Saturday, July 18, 2009

The Scholarship of Collapse |

I attack most things by beginning with the worst case scenario and going from there. And while this may not be the worst case scenario, I think you can see it from here.

And I should warn you, that if you are from the US, this version could hurt.

The Scholarship of Collapse |
"The June issue of Monthly, The Scholarship of Collapse, addresses several views of economic and systemic collapse from the works of Jared Diamond to Joseph Tainter, and then goes on to apply these views to the United States–and to its biggest state, California....Ouch. Permanently smaller economy!? Are you kidding me? The United States? Yeah, I know. The growth paradigm since WW2 is so firmly entrenched in the record (and in the psyche) that mere mention of US economic stasis seems outlandish. To suggest, as I am, that this condition will carry on for years sounds impossible. However, that is my call. I now foresee zero, net physical infrastructure or housing growth in California for at least another 5 years. If housing units go up somewhere in California, they’ll be bulldozed someplace else. If new roads or highways are erected, they’ll be discontinued or dismantled somewhere else. Without California, there will be no sustainable US GDP growth."

Believe it or not, it gets worse (as in more depressing) from there.

One more look in:

"The United States, just like California, now sits astride massive, gargantuan post-war infrastructure that was built with cheap energy and leveraged with cheap energy, for over 50 years. Many parts of the US right now are actually experiencing something closer to a depression,...The United States has been in an inflationary recession since the start of the decade, which now threatens to become an inflationary depression. To make matters worse, the federal government is in the midst of one of the largest policy mistakes in US history as it has chosen to make enormous new investments in car companies, cars, biofuels, roads, and highways to the exclusion of public transport. This is a classic, textbook example of the sunk cost effect in decision making and is a hallmark of the collapsed societies of antiquity."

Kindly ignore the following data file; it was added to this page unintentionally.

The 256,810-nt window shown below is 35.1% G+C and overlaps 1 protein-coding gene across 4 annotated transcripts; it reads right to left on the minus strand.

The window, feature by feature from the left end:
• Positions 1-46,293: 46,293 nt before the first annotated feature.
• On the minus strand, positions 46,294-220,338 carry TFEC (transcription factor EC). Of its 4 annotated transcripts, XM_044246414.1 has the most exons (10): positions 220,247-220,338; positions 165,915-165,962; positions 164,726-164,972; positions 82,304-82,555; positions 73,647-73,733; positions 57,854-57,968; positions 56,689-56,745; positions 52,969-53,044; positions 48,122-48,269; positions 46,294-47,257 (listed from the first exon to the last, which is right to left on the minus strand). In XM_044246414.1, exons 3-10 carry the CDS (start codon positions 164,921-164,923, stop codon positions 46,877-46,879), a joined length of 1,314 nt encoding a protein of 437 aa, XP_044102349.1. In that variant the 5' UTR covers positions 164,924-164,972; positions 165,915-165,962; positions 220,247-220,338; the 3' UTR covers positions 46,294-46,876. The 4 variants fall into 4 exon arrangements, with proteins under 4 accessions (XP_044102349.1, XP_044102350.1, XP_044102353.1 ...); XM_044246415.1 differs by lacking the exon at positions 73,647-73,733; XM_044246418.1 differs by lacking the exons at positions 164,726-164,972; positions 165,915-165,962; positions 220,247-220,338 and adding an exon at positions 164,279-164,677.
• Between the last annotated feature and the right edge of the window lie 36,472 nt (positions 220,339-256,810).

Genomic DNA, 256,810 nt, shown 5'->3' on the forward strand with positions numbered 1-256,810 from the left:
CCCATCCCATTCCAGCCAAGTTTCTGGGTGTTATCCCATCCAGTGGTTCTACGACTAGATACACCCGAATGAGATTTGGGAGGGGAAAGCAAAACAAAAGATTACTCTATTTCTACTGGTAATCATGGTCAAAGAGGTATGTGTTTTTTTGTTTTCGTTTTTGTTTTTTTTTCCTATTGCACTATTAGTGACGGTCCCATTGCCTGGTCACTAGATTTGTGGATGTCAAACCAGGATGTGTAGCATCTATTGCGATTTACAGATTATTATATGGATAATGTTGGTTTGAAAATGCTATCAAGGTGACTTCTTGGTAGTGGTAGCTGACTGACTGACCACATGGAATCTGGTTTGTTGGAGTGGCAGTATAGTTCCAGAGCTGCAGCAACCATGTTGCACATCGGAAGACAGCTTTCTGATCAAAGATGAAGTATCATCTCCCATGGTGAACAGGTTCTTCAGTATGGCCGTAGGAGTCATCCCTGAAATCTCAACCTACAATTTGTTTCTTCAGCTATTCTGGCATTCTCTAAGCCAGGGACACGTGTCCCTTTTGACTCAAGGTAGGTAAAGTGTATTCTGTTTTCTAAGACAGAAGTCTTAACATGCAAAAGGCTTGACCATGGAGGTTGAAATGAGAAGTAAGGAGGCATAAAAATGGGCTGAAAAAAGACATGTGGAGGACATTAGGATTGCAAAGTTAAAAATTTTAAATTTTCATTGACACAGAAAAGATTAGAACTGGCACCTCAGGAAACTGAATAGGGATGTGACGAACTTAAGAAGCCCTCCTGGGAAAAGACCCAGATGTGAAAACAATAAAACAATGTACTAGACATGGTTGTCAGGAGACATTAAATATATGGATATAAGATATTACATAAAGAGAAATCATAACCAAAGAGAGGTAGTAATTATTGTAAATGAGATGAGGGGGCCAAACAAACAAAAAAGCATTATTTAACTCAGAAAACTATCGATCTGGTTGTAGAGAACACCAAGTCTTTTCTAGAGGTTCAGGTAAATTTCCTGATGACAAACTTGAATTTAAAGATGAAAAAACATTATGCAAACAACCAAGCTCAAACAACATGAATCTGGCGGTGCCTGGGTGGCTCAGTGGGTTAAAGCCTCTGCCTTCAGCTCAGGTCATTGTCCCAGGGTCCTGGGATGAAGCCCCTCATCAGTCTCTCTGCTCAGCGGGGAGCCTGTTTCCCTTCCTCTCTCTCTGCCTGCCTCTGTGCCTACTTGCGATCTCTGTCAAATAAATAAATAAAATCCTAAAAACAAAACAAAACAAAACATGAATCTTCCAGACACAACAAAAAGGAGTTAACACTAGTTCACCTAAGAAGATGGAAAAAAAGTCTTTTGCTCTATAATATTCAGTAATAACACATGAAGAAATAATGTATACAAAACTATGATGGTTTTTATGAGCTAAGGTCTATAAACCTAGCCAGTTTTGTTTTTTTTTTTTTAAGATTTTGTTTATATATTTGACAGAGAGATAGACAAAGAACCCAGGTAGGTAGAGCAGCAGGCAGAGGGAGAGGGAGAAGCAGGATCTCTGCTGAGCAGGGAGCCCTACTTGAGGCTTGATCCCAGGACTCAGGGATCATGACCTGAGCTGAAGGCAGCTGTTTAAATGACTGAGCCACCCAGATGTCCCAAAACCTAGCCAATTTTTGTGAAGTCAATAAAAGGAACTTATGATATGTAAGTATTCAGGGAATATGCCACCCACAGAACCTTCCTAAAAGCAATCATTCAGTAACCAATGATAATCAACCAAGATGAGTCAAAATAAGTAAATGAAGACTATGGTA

And while I may not agree with all of this, it is definitely a possibility and being aware of it will make it less likely.

HT to @BionicTurtle for pointing this one out. (I am really looking forward to the BionicTurtle who just joined twitter. Check out his channel on YouTube or

1 comment:

David Harper said...

Thanks FinanceProfessor, I am big fan of your blog! David H @ bionicturtle